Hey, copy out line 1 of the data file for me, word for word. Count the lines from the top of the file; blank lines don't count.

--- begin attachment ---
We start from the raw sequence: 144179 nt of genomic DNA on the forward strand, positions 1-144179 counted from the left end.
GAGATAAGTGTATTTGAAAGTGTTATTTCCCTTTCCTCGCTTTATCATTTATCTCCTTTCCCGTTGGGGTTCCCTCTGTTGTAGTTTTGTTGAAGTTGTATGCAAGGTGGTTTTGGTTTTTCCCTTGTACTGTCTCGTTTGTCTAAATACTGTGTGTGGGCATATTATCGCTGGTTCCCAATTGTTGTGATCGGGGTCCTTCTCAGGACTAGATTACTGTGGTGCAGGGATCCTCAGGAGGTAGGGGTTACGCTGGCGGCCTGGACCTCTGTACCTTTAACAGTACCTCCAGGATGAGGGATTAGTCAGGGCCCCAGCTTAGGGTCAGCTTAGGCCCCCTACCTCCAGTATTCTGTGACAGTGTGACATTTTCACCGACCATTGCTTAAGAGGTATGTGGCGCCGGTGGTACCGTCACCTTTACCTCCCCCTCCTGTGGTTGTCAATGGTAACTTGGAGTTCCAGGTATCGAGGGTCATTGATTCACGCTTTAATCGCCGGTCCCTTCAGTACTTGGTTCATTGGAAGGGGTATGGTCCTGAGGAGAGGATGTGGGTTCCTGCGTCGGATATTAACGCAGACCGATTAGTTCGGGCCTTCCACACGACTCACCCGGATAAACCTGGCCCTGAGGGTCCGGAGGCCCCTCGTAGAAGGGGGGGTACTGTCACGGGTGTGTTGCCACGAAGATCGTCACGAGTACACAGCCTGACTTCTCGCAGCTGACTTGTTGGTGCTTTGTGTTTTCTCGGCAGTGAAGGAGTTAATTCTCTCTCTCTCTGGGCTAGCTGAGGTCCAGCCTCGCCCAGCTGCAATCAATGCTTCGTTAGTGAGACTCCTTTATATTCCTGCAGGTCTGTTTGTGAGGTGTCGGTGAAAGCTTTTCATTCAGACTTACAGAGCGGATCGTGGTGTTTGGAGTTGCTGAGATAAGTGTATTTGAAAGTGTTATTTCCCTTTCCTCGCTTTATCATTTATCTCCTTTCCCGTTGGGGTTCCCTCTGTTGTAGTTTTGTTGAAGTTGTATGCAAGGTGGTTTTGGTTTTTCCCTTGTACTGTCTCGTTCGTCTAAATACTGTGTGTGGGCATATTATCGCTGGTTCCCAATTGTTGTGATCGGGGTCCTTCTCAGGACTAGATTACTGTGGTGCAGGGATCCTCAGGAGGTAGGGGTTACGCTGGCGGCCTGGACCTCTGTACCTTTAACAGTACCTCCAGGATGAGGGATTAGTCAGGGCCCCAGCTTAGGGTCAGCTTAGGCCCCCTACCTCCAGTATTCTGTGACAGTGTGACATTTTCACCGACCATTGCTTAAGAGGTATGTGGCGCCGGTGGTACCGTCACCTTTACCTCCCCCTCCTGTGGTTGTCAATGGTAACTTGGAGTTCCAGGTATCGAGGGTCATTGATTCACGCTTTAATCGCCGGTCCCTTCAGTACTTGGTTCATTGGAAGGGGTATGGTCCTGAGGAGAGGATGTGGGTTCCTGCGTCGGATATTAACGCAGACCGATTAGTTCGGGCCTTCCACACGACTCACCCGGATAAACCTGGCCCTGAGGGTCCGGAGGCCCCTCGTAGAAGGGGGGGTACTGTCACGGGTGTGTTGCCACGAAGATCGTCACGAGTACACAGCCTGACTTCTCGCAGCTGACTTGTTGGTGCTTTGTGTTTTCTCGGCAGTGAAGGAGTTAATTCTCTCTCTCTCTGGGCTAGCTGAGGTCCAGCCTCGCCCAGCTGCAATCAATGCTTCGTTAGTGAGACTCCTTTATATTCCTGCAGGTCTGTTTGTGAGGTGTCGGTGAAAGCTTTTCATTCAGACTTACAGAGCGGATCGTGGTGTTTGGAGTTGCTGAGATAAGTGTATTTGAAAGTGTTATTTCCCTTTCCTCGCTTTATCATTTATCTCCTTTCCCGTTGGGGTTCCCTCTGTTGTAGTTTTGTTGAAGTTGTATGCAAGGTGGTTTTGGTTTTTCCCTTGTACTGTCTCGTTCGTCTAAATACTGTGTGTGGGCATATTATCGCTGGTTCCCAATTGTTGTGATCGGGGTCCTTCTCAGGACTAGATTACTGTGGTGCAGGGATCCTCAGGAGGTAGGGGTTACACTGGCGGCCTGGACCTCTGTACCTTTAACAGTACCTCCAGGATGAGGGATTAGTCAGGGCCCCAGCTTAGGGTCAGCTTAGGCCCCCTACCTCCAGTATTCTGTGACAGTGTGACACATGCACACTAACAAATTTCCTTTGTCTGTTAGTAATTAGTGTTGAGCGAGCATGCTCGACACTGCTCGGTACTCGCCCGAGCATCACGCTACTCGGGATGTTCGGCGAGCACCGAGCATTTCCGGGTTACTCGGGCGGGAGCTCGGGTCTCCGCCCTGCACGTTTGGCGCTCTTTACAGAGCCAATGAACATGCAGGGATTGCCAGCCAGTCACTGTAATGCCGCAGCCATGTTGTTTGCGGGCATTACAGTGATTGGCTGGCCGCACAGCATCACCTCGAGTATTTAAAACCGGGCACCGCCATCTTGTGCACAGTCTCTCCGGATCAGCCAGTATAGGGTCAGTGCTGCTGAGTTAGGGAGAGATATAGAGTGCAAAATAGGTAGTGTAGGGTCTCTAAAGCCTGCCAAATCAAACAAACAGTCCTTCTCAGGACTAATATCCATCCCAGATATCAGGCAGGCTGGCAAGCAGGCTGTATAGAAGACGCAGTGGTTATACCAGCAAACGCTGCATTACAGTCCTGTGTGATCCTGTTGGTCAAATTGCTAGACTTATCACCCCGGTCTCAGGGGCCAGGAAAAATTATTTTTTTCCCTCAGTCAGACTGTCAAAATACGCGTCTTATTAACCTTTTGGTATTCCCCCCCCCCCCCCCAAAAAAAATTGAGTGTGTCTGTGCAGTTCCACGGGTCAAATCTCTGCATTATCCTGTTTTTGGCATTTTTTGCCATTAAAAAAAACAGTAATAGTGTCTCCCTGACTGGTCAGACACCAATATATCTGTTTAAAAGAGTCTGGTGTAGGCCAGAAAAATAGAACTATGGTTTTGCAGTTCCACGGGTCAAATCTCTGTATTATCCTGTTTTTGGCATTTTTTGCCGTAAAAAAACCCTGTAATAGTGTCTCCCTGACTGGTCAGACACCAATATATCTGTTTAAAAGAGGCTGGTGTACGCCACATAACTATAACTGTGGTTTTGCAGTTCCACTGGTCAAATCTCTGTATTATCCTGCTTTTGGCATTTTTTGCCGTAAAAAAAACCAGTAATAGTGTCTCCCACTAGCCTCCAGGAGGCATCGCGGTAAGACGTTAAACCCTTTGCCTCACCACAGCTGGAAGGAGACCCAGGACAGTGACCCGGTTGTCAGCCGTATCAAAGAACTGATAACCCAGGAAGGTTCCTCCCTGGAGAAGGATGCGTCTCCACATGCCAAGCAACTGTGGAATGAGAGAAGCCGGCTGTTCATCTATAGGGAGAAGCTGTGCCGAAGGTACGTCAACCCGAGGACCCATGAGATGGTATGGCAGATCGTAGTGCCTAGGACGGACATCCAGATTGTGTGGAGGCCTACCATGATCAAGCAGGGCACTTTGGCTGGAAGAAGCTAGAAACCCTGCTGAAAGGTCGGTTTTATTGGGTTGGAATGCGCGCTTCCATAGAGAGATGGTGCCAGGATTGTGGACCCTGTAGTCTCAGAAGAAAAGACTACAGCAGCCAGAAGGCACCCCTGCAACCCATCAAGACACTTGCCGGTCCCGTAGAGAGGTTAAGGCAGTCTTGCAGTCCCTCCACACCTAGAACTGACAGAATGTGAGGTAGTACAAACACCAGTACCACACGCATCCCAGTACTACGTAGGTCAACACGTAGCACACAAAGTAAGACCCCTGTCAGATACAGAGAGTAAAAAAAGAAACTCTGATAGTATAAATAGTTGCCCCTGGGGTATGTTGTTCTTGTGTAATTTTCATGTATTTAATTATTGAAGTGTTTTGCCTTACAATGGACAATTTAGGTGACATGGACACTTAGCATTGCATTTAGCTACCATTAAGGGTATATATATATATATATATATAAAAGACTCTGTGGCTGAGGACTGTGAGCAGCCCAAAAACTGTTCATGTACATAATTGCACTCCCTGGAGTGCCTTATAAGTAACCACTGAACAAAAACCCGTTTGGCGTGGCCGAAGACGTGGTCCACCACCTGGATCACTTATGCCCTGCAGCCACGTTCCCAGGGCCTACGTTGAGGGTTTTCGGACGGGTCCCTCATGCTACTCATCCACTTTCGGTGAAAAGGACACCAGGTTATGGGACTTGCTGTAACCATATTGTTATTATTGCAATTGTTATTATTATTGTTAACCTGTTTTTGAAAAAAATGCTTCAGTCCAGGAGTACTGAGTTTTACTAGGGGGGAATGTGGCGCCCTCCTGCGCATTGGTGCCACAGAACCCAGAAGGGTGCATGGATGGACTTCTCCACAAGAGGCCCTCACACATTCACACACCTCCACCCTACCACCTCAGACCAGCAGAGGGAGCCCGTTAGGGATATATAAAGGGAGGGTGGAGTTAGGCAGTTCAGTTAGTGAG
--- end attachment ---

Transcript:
We start from the raw sequence: 144179 nt of genomic DNA on the forward strand, positions 1-144179 counted from the left end.